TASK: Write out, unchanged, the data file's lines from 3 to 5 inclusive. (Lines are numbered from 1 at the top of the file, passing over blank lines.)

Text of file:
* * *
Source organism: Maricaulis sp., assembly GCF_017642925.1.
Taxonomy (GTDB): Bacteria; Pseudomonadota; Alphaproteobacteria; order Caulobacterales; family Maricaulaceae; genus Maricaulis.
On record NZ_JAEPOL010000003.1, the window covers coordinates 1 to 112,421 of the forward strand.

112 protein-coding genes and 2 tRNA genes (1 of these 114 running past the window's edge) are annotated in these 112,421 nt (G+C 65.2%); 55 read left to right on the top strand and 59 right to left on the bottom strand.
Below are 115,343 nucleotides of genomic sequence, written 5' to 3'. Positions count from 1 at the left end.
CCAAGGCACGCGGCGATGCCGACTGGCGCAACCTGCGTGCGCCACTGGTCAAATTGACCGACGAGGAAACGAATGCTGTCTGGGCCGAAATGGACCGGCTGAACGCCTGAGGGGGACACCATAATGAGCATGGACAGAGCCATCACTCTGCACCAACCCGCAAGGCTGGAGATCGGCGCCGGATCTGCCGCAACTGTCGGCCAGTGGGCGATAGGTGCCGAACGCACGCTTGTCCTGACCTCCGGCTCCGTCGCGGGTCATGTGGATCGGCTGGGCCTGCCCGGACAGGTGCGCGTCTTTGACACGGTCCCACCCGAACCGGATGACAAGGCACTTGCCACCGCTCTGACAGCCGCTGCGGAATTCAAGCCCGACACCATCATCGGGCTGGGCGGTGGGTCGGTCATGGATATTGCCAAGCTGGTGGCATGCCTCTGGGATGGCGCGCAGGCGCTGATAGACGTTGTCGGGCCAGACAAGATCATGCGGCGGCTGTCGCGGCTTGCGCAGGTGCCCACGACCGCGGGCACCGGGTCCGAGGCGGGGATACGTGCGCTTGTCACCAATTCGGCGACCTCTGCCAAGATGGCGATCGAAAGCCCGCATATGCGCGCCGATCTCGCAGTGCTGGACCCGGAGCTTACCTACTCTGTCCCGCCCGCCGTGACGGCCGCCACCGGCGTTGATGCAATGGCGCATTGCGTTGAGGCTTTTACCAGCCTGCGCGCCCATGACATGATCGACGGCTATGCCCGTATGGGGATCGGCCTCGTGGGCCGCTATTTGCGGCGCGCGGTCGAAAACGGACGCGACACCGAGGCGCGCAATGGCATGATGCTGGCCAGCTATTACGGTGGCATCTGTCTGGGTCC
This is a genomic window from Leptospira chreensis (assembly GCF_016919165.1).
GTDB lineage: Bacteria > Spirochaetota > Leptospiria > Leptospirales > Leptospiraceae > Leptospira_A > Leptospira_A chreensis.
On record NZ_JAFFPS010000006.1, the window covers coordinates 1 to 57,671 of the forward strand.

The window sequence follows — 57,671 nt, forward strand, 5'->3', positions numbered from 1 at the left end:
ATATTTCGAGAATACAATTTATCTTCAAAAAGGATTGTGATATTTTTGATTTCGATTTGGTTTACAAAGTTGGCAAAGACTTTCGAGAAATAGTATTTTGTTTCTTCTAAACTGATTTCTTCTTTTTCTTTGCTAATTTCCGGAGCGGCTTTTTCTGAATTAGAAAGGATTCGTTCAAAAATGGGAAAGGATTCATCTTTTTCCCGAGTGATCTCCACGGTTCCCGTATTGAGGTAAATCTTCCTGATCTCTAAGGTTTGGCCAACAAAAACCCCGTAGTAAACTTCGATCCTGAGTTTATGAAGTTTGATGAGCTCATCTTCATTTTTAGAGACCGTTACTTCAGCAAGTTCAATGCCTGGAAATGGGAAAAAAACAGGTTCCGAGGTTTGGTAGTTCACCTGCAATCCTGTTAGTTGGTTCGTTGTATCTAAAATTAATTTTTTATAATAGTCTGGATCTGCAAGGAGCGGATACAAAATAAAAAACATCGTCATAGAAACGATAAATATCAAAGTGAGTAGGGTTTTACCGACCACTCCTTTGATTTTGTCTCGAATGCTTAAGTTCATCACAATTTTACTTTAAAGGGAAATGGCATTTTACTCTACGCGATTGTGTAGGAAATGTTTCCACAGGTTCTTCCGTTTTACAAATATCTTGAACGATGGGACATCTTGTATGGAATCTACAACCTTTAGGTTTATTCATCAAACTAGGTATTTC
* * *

On record NZ_JAEPOL010000003.1, the window covers coordinates 1 to 112,421 of the forward strand.

112 protein-coding genes and 2 tRNA genes (1 of these 114 running past the window's edge) are annotated in these 112,421 nt (G+C 65.2%); 55 read left to right on the top strand and 59 right to left on the bottom strand.
Below are 115,343 nucleotides of genomic sequence, written 5' to 3'. Positions count from 1 at the left end.